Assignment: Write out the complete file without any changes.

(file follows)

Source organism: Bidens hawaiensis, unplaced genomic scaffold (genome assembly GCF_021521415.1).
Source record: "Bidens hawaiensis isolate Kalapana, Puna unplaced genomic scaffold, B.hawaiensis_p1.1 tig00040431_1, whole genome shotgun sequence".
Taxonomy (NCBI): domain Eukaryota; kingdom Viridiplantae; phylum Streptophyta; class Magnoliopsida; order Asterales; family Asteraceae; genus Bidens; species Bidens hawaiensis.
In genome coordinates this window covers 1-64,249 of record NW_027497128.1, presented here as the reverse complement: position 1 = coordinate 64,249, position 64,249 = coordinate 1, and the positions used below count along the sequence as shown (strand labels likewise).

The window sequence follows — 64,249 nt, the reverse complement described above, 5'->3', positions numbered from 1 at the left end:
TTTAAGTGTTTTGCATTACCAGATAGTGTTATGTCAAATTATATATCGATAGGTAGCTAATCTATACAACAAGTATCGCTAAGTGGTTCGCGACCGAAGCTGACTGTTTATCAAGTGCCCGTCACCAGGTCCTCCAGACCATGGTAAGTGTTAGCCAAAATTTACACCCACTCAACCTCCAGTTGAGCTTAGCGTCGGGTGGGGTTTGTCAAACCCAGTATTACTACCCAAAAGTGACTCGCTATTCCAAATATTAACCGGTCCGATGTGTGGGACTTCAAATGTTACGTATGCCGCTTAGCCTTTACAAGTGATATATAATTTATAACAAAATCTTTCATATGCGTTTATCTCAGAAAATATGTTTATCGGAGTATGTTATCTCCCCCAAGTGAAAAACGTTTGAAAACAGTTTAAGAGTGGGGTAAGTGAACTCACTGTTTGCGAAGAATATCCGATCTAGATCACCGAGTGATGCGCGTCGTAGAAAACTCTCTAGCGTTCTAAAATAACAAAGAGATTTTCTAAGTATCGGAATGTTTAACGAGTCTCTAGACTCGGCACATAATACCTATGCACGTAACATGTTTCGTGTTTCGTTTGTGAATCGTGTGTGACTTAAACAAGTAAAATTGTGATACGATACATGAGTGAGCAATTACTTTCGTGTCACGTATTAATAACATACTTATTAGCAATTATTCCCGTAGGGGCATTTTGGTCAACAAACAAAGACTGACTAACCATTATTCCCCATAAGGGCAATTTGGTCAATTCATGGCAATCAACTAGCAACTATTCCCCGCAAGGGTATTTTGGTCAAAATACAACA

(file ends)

Source organism: Bidens hawaiensis, unplaced genomic scaffold (genome assembly GCF_021521415.1).
Source record: "Bidens hawaiensis isolate Kalapana, Puna unplaced genomic scaffold, B.hawaiensis_p1.1 tig00040431_1, whole genome shotgun sequence".
Taxonomy (NCBI): domain Eukaryota; kingdom Viridiplantae; phylum Streptophyta; class Magnoliopsida; order Asterales; family Asteraceae; genus Bidens; species Bidens hawaiensis.
In genome coordinates this window covers 1-64,249 of record NW_027497128.1, presented here as the reverse complement: position 1 = coordinate 64,249, position 64,249 = coordinate 1, and the positions used below count along the sequence as shown (strand labels likewise).

The window sequence follows — 64,249 nt, the reverse complement described above, 5'->3', positions numbered from 1 at the left end:
TTTAAGTGTTTTGCATTACCAGATAGTGTTATGTCAAATTATATATCGATAGGTAGCTAATCTATACAACAAGTATCGCTAAGTGGTTCGCGACCGAAGCTGACTGTTTATCAAGTGCCCGTCACCAGGTCCTCCAGACCATGGTAAGTGTTAGCCAAAATTTACACCCACTCAACCTCCAGTTGAGCTTAGCGTCGGGTGGGGTTTGTCAAACCCAGTATTACTACCCAAAAGTGACTCGCTATTCCAAATATTAACCGGTCCGATGTGTGGGACTTCAAATGTTACGTATGCCGCTTAGCCTTTACAAGTGATATATAATTTATAACAAAATCTTTCATATGCGTTTATCTCAGAAAATATGTTTATCGGAGTATGTTATCTCCCCCAAGTGAAAAACGTTTGAAAACAGTTTAAGAGTGGGGTAAGTGAACTCACTGTTTGCGAAGAATATCCGATCTAGATCACCGAGTGATGCGCGTCGTAGAAAACTCTCTAGCGTTCTAAAATAACAAAGAGATTTTCTAAGTATCGGAATGTTTAACGAGTCTCTAGACTCGGCACATAATACCTATGCACGTAACATGTTTCGTGTTTCGTTTGTGAATCGTGTGTGACTTAAACAAGTAAAATTGTGATACGATACATGAGTGAGCAATTACTTTCGTGTCACGTATTAATAACATACTTATTAGCAATTATTCCCGTAGGGGCATTTTGGTCAACAAACAAAGACTGACTAACCATTATTCCCCATAAGGGCAATTTGGTCAATTCATGGCAATCAACTAGCAACTATTCCCCGCAAGGGTATTTTGGTCAAAATACAACA